It is important for clients to learn hypnotic techniques from their therapist to use on their own so that they may find relief between or after the discontinuation of therapy.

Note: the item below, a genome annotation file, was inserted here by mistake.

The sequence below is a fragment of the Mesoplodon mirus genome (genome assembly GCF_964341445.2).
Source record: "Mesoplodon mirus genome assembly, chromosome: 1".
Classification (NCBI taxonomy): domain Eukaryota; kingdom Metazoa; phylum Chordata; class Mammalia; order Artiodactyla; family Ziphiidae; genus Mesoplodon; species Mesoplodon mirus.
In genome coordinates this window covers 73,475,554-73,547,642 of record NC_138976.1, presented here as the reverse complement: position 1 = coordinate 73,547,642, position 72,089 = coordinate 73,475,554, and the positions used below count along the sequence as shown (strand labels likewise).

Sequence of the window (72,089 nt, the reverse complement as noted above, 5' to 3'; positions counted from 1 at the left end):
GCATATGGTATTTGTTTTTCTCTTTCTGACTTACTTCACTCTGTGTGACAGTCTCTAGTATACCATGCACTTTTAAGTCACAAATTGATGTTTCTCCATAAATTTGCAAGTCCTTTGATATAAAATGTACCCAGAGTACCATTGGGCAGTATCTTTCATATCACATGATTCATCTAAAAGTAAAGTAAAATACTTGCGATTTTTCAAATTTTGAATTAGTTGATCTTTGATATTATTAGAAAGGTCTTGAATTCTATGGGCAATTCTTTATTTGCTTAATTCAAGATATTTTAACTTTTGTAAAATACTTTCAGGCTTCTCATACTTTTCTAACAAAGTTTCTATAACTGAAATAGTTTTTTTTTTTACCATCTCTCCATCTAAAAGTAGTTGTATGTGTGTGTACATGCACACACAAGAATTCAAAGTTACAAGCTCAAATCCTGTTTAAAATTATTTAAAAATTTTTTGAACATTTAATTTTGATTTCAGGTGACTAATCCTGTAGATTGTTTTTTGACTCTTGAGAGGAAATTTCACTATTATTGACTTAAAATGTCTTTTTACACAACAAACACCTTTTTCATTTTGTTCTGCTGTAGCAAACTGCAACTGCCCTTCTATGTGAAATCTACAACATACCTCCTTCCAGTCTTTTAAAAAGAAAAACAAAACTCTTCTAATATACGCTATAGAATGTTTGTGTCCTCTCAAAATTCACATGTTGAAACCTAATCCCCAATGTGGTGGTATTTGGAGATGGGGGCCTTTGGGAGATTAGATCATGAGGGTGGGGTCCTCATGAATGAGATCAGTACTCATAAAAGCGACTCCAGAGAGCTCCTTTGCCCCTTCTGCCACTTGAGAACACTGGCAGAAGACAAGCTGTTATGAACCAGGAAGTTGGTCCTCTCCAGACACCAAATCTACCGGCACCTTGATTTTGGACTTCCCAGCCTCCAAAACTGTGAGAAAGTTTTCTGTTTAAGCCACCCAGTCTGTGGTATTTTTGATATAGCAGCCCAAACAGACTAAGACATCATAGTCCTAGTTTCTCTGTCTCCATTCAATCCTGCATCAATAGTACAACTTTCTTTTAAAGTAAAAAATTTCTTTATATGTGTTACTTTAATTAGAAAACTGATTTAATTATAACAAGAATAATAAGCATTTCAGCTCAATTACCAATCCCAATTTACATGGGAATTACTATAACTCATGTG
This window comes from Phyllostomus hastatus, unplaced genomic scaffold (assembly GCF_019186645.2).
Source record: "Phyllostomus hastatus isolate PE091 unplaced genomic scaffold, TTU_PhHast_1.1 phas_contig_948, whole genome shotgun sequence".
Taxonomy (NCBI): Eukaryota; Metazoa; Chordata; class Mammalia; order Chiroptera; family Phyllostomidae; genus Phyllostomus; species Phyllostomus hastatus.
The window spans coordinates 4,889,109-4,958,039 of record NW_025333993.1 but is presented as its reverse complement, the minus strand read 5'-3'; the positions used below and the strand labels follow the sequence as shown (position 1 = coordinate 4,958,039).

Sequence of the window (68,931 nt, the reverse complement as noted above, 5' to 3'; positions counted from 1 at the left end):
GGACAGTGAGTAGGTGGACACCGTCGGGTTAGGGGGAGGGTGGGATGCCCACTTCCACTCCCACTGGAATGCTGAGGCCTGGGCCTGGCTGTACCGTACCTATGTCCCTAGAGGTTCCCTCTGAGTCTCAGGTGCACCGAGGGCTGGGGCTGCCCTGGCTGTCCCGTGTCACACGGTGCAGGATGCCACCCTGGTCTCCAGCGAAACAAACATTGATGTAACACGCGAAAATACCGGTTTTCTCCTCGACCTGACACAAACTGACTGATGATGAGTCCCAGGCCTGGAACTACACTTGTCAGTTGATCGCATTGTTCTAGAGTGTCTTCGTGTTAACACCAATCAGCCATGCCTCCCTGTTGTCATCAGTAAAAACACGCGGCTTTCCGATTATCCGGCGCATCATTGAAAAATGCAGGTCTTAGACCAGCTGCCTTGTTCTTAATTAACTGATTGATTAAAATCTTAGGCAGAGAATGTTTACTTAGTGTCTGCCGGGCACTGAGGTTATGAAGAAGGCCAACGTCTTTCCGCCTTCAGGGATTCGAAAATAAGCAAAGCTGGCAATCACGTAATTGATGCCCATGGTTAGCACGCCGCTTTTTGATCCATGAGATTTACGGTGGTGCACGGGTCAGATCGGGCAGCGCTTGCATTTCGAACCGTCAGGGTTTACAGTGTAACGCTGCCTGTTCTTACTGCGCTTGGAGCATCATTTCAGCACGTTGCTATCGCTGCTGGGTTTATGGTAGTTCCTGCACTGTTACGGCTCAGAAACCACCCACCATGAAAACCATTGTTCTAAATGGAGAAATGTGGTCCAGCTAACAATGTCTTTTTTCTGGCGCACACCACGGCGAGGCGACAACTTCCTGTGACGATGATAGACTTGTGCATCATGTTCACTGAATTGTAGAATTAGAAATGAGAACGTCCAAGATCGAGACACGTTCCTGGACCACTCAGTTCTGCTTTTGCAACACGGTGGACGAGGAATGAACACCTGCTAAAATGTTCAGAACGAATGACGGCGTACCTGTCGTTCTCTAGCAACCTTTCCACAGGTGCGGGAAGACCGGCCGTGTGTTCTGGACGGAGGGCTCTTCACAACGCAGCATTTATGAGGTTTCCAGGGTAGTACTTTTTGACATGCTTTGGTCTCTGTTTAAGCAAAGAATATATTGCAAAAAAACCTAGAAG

2. Terminal illness or cancer. Taylor and Ingleton (2003) found that a combination of cognitive behavioral therapy (CBT) and hypnotherapy left cancer patients with a better ability to cope with the procedure-related and psychological-related impacts of cancer. Patients described that they were better able to relax with the use of this intervention. The researchers found that the therapeutic relationship was a large mediating factor in the success of the interventions. Liossi and White’s (2001) study found hypnosis to be an effective modality in treating terminally ill cancer patients. The study found that this intervention helped increase quality-of-life in participants, as well as decrease feelings of anxiety and depression associated with the stress and difficulty of adjusting to life with illness. It is important to note that participants did not report enhancement in physical quality of life, but rather psychological quality of life. While hypnotherapy has been found to help patients with cancer cope with their illness, reduce anxiety and find moments of relaxation, the majority of sample sizes are extremely small and most findings have been insignificant, especially for adults (Chen, Liu, & Chen, 2017).